Cunard’s $132 million, Art Deco-inspired overhaul of its flagship Queen Mary 2 has elevated the vessel from cruising mainstay to transatlantic icon
Spending– seven days rather than seven hours to get to the same place might seem like an extravagance to today’s travelers. But that’s exactly the point. The 2,691-passenger Queen Mary 2, which spends much of the year ping-ponging between New York and England, is the only passenger ship still making regular transatlantic crossings. It’s a throwback to cruising’s golden age, when starlets and statesmen traversed the Atlantic by ship.
Until recently, the grandeur was undercut by confining layouts, and decor that once seemed stately had begun to look dated. So last year, Cunard doubled down on early-20th-century glamour with a stem-to-stem renovation inspired by the original Queen Mary, the 1934 grande dame that was retired in 1967.
The result is a ship that feels both nostalgic and totally fresh. In the Grand Lobby, two elevators were removed to open up the space, which is now furnished in a creamy palette instead of the old burgundies and browns. The once-cramped Kings Court has shed the cafeteria-like ambience; marble panels and Art Deco tiling give it a brighter feel.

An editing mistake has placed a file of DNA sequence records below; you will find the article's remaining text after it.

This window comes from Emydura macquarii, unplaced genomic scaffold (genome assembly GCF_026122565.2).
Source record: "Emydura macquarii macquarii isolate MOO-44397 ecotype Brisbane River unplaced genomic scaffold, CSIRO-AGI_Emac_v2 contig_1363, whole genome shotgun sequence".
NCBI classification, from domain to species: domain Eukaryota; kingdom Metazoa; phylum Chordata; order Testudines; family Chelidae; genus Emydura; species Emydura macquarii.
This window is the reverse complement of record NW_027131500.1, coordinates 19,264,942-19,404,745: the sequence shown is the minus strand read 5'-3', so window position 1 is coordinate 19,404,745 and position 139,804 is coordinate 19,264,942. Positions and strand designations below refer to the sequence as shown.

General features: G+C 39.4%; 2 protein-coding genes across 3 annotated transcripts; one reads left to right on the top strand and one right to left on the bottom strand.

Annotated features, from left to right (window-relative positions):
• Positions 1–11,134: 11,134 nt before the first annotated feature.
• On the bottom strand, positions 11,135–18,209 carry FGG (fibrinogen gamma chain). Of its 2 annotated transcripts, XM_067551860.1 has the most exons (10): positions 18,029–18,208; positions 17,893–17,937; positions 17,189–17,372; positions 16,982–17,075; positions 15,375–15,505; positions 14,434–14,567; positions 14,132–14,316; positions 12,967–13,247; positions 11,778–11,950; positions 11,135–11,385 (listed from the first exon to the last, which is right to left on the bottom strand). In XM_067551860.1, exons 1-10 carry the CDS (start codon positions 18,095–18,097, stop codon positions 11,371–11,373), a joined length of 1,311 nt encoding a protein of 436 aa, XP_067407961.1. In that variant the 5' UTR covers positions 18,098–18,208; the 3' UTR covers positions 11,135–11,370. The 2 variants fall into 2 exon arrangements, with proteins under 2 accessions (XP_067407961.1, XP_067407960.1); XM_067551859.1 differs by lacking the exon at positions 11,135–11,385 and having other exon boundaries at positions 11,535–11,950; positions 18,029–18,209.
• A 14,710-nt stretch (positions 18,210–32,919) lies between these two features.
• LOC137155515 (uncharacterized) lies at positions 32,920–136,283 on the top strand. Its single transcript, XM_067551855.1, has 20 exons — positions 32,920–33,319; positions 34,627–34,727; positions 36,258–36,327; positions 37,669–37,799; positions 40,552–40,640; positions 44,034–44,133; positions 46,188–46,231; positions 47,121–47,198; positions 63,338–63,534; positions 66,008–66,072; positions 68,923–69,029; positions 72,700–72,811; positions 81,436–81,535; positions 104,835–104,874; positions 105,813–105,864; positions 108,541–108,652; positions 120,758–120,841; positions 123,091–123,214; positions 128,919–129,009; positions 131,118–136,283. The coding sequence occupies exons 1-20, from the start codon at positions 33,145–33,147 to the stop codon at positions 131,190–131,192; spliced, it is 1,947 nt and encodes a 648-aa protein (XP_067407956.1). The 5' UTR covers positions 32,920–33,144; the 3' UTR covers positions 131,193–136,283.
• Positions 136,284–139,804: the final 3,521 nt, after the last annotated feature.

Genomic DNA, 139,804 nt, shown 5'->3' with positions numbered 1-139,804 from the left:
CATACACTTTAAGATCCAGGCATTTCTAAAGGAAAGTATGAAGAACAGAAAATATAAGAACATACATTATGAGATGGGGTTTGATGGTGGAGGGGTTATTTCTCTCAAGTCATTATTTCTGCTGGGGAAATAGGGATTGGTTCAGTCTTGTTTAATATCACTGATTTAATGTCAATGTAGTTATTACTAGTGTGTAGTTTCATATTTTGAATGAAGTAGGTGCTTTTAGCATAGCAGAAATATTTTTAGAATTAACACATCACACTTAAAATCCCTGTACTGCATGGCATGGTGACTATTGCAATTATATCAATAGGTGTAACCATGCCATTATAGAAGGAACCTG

Gone are the tropical-themed Winter Garden, with its palm motifs, and the Todd English restaurant.
They’ve been replaced with the Carinthia Lounge, where guests can select among port vintages that date back to 1840 — the year of Cunard’s founding — and the Verandah, an upscale French restaurant that nods to the Queen Mary’s Verandah Grill.
The QM2 added go cabins, including 15 singles. Upper-tier Princess Grill and Queens Grill suites feature bespoke rugs that recall those on the original ship; the two Grill dining rooms echo the suites. Formality and tradition reign, in service as much as in decor.
Despite all that’s new, the Queen Mary 2 remains a ship for those who prefer black-tie dinners to waterslides, who’d rather spend an afternoon perusing the library’ or chatting over black-and- tans in the pub than be tethered to a screen. It’s admittedly old- fashioned — but these days, there’s nothing more novel.